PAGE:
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XX

INTERSTITIAL
Botticelli's Madonna of The Magnificat
Occasion'lly I pause
to breathe Relief a while
from heavenly Exile
or some earthlier cause

and glance over the Span
of Ways which stretch
ever where others ran
before: trying to catch

up to themselves--There, alone
goes Agony! and
then all the steps are gone
from Inspiration still at hand

--Who is willing to understand
( th'ripple of ) Success!?

Way beyond those banks of Sand
that in senselessness
score th'Tides of Enormity
over Th'Land as Sea returns
to th'savage, wild Melody
of her sojourns--

And what the rain proposes
I don't know!...

Perhaps the Roses
where they dumbly grow
perceive a truer Meaning

in The Going rain

than its own momentary Beginning
or their quenching Gain:

Hills look over to each other
across the dividing field
& travel eons of erosion
leaning forward on the Wind

while Continents slide away
so slowly! to ripening World Depths

mutely searching for The Bottom
of a Basin they themselves form! 23

Pissarro's Landscape at Chaponval

^{23} Here, the scheme finally excludes the tight recurrence of the rhyme (as if it were not there at all) when the heavy use of rhyme is practically all the patterning there is to the work.

"Success" [line 14] is what calls for understanding (demands to be understood). Failure is understood by all. "The Tides" [18] indeed score a success over the seas; but though they "raise" the few grains of sand over The Monster Sea, such a triumph is difficult to take as a success (which it nevertheless IS, since those same tides are so intrinsically The Sea itself). It's a question of what victory in The Monster devouring itself. Or, that the greatest conquest of all is The Conquest of Self, Too, the seas always win (and if they didn't the stage then could not be set for their defeat --again). "Meaning" [25] as it applies to the logical fabric of reality, not simply the logic of our own thoughts (note the fallacy--in humanizing the actions of Nature--we are left with when we pursue our intent along these lines to its extremest logical conclusions).

The first stanza is mood: A rationalization that vindicates the abrupt turn which presents the observations of the succeeding stanzas; were it omitted one would be left thinking them rather stark and strange (sudden) at that particular time & place. This inverted meaning in the second stanza (having the tides score a victory with the sands over the sea, when it is with the seas that tides are embodied) points out the great uncertainty of knowledge that characterizes reality in the human condition, making a mockery of all ultimate judgments. But there's always a workable alternative to this hopelessness (at the conclusion, beginning with the tentative "perhaps" [of the 23rd line]): That there might still be some inner justification giving meaning to existence (not just by being, but by being in relation to everything else) which might better not be looked for outside The Self that being considered --despite the fact that the significance of that Self is its position (its structure of inter-relationships). Structure (integrity, as I use the word in many other different places) is all-important in the context of poetry; being as it is the logical definition of art (form).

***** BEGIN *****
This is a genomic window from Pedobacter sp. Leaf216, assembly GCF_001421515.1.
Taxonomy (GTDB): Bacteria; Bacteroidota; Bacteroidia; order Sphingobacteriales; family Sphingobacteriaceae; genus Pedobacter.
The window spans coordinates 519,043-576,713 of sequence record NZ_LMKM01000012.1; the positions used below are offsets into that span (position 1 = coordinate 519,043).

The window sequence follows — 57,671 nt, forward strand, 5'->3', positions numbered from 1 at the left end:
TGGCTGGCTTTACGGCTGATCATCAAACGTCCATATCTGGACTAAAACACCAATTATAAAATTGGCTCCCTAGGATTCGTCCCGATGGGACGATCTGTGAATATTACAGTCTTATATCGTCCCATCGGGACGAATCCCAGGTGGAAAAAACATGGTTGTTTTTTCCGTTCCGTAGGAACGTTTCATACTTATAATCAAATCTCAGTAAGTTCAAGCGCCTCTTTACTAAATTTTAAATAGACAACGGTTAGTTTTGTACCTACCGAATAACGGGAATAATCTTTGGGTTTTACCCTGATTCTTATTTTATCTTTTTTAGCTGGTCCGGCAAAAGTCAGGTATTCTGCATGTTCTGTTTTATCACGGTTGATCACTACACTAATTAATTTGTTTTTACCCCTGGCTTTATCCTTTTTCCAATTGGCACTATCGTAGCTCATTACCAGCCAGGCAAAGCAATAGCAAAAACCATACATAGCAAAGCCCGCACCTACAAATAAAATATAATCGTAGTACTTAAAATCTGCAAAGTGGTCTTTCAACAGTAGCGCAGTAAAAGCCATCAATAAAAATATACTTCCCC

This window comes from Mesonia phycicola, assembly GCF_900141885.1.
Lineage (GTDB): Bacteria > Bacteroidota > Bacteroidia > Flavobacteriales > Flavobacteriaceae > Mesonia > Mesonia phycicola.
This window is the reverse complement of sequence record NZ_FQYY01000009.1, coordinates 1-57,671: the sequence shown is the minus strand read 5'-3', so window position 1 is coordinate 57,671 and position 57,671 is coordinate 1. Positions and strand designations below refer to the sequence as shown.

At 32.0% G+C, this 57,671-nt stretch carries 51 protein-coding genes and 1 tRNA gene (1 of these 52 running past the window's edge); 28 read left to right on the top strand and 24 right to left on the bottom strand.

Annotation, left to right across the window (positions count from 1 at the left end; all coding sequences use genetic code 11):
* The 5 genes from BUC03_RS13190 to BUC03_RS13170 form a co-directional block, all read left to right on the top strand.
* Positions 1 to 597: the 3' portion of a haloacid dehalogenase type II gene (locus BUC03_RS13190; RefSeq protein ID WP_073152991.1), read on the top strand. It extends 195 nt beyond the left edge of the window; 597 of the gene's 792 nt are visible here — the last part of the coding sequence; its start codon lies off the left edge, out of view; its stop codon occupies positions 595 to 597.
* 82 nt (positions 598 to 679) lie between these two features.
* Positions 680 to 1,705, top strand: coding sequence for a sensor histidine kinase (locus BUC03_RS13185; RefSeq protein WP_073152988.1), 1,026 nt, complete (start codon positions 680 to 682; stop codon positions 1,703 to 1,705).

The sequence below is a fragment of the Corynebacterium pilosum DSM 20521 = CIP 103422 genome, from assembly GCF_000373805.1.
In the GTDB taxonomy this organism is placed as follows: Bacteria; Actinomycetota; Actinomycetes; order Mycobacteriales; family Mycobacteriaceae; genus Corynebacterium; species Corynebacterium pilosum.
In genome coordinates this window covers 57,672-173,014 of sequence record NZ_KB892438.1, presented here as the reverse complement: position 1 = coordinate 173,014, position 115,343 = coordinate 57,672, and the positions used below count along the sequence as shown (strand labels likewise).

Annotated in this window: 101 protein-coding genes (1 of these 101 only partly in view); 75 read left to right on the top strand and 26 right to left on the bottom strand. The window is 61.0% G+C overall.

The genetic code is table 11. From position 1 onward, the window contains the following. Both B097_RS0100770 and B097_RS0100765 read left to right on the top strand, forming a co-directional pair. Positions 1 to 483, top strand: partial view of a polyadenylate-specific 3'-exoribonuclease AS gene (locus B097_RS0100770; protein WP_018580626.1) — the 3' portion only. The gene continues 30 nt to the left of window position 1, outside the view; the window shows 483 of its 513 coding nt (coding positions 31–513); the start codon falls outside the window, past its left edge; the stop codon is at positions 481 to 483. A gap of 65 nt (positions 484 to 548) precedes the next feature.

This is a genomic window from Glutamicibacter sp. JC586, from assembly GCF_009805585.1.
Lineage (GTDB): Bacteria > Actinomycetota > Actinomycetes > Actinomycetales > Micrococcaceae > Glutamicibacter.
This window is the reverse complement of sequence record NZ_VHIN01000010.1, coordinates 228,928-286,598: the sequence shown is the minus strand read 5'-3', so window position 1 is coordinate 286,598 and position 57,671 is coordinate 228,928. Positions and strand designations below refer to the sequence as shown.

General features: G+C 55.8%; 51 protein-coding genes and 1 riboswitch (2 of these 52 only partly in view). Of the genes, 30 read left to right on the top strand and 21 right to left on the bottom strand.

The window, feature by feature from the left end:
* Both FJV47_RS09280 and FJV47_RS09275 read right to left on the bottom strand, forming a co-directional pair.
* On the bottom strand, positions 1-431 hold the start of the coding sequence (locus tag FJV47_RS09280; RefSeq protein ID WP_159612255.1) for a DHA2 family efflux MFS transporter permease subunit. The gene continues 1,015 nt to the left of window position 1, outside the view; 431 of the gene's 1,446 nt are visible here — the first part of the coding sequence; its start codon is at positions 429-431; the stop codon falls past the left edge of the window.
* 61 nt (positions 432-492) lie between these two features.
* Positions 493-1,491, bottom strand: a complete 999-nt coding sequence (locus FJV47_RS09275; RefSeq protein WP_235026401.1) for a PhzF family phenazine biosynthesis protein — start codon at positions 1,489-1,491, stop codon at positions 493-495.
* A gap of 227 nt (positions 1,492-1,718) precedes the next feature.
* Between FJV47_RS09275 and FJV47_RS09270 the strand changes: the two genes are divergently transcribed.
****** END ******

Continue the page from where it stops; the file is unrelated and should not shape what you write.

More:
The illusion of free-will (see CDLV). In offering the choice of "any" 3 apples: Does "Take any 1 of the 3" preclude free selection? If the {whoever offers} has a specific apple in mind and the taker chooses another, one may imagine one has seen an act of free will. But the circumstances prevailing at that moment always force the inevitable choice (and all other opinions are arbitrary). There is no Will (which implies free-will, a redundancy); there is only our inability to follow all the (minutest) details of the process by which the results are reached. Would we reduce the term "ultimate reality" to "a notion inexorciseable from the mind" (or, "a notion no sane man would doubt or question")? [ART: If it is useful only in that it is beautiful, then it is art rather than craft.] It is undeniably necessary to inculcate in the young the notion that they must strive towards The Good Decision. However, that (sometimes-Good) decision will be made only if we are successful in our inculcation (otherwise they will surely make the wrong decision). But, either way, you can see that "we" are the real cause of the outcome (their decision): 'They' really can't help but choose as 'we' have succeeded in teaching them to, or their rebellion against 'us.' ('They' have no free will.) What about "us?" Aren't we just as well-educated? By what arrogant act of ego-masturbation dare "we" claim we DO own a free will!? [The shift to or across an idea to/through/from another idea: If we reduce the items (of each individual infinitesimal particular) which constitute the contents of the human mind to a projected configuration perceptible to the senses: wouldn't their numberless associations, similarities and distinctions not appear to the understanding of those senses as sights, objects, colors, shapes, constituents and consistencies etc. (e.g. a whole world of experiences)? In which case, wouldn't we notice the shift from, or the shift to (or across) an idea to/through/from another idea and be able to pinpoint the effect of each & every cause? But because the minutest workings in The Mind are still ineffable to us we are suddenly startled by any and all novel thoughts which make us wonder how original The Imagination is: O How marvelous the creativity & genius of Man (to be able to pull a thought right out of The Vacuum Brain like God the First Cause Uncaused & all the rest of that baloney). The problem with the moral aspects of Determinism is that if everything is preordained (sort of), then what holds us from indulgence? The answer (in a moral sense, as well) may be that causes beyond our control hold us from indulgence, in the final analysis, even though we are aware of the possibility of indulging: Although we really can't help making the decision we make, we yet rationalize it in terms of a self-flattery (call it, Will, if you will). Even the word is sublimest flattery --but it's only a (self-) delusion to help us live with the decision of Destiny over our hopeless fates. In this sort of world, given this sort of human condition, the idea of a Free Will is as inescapable as it is necessary. Once we can live without the notion of a Free Will, in happiness, we shall suddenly discover (wonder of all wonders!) that we can live without that self-flattering notion (crutch). [The use of the word "arbitrary" above does not imply the offerer has somehow come up with an absolutely independent thought, but only that his thought does not parallel the thought of the taker perfectly.]@